“We’re dealing with silos,” said Dr. Mylonakis. “Every time we have a transfer, something is lost. The patient is losing and that can worsen their other long-term Covid symptoms. “
For example, “If I’m an endocrinologist, I’m going to examine blood sugar, I’m not going to examine the other 14 systems,” he said. “But the problem with blood sugar may be that this person is so weak and foggy that they can’t go to the grocery store and get healthy food, so they’ll order pizza.”
Dr. Mylonakis said the uniformity of the Veterans system could improve coordination of care and the sharing of patient information between specialists. For patients outside of this system, frustration and confusion can lead to significant stress, which makes their symptoms worse.
Nevertheless, the complexity of long-term Covid can also be clearly felt in the Veterans system.
“I have patients who get out of bed for 10 minutes to make a salad and they cannot eat it because they are so exhausted and so tired when they make a small salad,” said Dr. Al-Aly.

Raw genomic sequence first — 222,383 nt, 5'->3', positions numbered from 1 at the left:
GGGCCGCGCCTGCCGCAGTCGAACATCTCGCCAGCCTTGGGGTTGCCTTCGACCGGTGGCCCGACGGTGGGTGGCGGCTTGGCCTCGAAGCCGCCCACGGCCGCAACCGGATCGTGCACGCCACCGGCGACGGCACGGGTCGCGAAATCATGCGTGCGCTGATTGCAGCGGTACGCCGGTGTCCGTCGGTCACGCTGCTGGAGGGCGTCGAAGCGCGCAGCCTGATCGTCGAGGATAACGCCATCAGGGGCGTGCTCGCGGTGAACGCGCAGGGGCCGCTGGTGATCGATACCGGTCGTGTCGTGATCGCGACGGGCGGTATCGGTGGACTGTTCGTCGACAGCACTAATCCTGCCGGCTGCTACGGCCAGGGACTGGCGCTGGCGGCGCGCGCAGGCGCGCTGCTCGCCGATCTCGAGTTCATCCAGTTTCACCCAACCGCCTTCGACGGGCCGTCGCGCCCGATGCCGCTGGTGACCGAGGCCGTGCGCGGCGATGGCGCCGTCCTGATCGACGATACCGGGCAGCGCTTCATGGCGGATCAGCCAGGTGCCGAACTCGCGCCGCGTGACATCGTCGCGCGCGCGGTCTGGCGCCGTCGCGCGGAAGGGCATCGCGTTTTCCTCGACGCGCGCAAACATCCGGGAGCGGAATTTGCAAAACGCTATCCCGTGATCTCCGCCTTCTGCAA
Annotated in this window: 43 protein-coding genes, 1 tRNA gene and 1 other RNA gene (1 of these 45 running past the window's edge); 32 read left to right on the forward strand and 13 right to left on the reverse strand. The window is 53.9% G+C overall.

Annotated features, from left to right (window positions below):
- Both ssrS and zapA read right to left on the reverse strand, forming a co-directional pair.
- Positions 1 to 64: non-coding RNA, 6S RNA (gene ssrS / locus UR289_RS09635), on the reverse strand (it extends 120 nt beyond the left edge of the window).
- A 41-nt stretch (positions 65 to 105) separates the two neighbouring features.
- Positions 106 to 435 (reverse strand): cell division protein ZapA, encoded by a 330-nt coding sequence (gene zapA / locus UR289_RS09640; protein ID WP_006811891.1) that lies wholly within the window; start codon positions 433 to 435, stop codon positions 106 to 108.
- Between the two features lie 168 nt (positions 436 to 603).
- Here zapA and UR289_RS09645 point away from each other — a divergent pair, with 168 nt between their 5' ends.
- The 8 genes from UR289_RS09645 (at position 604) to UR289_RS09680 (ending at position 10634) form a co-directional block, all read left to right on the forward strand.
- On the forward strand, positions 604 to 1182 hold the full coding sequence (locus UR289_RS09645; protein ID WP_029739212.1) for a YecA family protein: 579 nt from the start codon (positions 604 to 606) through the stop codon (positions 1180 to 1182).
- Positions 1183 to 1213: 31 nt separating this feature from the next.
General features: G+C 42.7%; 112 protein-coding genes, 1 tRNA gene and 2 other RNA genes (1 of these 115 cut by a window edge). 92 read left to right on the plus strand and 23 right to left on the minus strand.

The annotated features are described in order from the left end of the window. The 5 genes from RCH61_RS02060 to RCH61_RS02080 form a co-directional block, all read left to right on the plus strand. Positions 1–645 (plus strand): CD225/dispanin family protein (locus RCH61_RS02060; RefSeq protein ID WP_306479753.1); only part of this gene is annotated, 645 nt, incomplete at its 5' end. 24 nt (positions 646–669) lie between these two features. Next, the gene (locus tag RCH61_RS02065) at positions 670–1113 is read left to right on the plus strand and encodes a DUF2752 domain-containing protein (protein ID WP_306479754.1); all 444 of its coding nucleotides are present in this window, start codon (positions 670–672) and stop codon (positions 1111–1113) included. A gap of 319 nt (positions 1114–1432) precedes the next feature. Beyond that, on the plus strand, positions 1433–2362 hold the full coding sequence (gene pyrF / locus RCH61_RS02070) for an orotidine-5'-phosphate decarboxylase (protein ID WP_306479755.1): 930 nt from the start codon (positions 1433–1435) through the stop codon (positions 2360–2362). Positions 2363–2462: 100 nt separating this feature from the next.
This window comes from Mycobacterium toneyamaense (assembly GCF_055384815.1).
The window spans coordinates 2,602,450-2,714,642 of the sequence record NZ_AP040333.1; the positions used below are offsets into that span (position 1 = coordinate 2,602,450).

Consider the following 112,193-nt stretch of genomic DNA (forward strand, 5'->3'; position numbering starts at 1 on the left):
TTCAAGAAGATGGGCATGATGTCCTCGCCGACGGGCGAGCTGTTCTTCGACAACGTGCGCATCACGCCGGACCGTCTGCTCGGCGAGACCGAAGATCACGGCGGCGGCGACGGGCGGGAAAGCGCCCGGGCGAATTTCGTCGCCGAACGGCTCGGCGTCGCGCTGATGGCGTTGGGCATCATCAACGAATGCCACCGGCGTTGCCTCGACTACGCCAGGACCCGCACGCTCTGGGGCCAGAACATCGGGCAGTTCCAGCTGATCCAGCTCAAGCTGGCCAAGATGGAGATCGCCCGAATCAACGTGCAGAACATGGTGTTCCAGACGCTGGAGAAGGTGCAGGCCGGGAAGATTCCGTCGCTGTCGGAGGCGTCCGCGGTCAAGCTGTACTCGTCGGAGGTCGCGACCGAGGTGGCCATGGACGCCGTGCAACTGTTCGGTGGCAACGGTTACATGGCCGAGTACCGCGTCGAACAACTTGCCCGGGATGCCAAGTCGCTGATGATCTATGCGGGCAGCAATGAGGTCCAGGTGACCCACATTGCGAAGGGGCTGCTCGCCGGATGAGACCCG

Research showed that Covid survivors were also more likely to take a spectrum of medications for their emerging health problems, including opioids, of which Dr. Al-Aly said they are worrying because it could indicate another wave of opioid addiction problems in the future.
Dr. Al-Aly and his co-authors Yan Xie and Benjamin Bowe, both at Washington University in St. Louis, also analyzed records of 13,654 patients hospitalized for their initial coronavirus infection. Unsurprisingly, the sickest patients – those in need of intensive care – were at greatest risk for long-term complications, followed by those hospitalized on regular wards, followed by those who were never hospitalized.
Nonetheless, virtually every category of symptom – from chest pain to shortness of breath to diabetes to muscle weakness – has been experienced by at least some people who have never been admitted to the hospital.